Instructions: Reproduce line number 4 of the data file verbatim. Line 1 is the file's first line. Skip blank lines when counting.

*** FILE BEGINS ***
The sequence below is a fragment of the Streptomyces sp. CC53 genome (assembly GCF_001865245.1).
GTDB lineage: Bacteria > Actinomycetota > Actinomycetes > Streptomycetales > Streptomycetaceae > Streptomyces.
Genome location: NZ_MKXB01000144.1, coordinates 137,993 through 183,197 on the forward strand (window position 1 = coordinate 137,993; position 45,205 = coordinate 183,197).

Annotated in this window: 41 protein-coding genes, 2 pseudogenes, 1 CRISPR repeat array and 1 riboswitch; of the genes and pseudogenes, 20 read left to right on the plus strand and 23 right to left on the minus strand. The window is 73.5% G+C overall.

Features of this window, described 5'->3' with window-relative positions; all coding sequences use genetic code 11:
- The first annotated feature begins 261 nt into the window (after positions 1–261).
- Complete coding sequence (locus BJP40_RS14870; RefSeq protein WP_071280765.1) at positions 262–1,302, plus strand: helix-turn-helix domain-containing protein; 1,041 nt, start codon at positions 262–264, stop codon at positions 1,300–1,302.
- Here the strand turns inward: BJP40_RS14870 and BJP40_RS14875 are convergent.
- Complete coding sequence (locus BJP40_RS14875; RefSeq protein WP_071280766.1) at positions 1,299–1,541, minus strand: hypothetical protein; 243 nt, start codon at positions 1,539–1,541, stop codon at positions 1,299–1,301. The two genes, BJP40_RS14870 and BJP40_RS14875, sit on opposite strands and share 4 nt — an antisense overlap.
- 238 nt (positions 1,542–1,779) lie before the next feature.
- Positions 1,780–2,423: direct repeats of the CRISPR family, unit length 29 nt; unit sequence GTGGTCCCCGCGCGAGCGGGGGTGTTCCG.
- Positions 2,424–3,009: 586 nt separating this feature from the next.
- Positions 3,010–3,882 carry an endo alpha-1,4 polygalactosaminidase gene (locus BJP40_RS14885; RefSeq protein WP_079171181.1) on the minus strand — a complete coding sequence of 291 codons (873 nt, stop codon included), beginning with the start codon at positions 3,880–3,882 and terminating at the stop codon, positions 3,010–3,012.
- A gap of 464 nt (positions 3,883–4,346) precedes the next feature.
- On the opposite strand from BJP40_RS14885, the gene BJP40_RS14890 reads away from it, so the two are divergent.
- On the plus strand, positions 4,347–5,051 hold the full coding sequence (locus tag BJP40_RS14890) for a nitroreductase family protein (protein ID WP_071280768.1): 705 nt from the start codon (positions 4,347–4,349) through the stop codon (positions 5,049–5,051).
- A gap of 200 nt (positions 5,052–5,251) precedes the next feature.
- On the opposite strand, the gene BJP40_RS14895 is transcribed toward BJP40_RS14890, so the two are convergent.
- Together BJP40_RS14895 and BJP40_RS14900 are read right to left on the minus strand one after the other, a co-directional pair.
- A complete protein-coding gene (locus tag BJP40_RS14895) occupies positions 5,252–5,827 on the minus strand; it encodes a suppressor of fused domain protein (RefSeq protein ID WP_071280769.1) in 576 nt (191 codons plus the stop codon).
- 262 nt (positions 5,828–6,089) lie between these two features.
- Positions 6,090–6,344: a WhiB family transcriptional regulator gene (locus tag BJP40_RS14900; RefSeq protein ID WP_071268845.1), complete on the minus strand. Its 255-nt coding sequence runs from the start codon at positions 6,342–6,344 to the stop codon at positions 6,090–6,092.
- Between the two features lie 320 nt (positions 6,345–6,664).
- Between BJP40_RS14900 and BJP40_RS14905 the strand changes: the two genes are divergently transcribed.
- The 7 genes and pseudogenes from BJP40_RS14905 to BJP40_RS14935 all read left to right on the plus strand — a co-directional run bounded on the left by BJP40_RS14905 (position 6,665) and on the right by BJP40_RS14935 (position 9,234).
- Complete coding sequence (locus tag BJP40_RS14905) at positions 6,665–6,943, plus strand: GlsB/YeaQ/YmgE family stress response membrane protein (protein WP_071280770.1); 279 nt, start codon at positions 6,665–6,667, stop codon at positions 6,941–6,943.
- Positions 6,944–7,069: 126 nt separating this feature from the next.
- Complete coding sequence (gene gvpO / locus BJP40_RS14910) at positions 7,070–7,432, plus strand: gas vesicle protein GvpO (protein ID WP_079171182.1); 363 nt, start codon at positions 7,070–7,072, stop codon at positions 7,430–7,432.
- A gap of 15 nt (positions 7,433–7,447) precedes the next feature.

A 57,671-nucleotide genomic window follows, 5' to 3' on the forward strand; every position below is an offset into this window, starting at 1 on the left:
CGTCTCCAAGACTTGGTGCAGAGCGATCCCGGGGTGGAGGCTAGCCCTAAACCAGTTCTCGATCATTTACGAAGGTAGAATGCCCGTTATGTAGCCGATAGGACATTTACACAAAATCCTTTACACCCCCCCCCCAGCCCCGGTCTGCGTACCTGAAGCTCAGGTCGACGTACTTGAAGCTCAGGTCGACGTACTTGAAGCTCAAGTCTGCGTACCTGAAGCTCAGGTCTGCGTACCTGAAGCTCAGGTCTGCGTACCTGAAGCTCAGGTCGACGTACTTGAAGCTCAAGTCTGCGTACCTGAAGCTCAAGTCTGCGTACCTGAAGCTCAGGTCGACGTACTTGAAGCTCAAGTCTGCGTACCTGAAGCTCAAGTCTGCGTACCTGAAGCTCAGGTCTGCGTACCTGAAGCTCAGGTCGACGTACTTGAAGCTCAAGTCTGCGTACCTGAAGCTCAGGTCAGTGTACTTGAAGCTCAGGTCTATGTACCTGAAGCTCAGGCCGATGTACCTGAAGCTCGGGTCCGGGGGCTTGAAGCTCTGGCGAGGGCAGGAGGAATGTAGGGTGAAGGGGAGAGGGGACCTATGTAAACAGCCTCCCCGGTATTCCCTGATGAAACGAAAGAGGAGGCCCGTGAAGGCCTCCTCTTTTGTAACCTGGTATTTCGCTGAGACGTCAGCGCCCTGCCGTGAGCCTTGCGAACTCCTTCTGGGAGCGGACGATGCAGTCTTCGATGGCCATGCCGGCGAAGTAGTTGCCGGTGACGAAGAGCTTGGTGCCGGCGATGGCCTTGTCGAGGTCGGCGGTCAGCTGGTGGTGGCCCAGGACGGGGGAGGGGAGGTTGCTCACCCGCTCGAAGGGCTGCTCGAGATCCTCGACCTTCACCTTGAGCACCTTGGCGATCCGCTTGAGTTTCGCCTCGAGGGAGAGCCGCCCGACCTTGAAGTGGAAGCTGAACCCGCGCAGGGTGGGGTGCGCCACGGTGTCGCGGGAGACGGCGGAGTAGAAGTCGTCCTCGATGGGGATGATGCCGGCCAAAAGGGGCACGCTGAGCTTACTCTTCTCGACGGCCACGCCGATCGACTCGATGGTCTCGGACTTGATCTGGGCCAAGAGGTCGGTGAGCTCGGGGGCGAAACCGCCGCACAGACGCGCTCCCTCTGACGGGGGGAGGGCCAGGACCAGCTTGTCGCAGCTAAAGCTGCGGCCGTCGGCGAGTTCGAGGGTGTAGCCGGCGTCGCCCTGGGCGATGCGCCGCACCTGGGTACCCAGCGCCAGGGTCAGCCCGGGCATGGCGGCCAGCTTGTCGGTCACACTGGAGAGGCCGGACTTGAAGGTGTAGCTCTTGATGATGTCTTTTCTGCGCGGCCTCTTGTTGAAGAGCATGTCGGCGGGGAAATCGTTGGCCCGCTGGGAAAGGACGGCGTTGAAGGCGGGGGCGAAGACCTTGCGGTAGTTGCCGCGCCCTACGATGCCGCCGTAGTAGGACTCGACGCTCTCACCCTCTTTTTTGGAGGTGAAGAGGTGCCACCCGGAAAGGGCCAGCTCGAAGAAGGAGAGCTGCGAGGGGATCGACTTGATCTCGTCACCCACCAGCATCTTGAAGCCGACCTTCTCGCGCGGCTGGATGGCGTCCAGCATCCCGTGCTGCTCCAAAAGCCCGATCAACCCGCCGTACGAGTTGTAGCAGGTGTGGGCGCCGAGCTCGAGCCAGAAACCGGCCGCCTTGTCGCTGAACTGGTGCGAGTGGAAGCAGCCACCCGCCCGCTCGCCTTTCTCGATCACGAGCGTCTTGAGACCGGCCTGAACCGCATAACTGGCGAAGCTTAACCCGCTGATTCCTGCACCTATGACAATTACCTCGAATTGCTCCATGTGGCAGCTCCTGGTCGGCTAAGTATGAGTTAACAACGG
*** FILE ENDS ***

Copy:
Annotated in this window: 41 protein-coding genes, 2 pseudogenes, 1 CRISPR repeat array and 1 riboswitch; of the genes and pseudogenes, 20 read left to right on the plus strand and 23 right to left on the minus strand. The window is 73.5% G+C overall.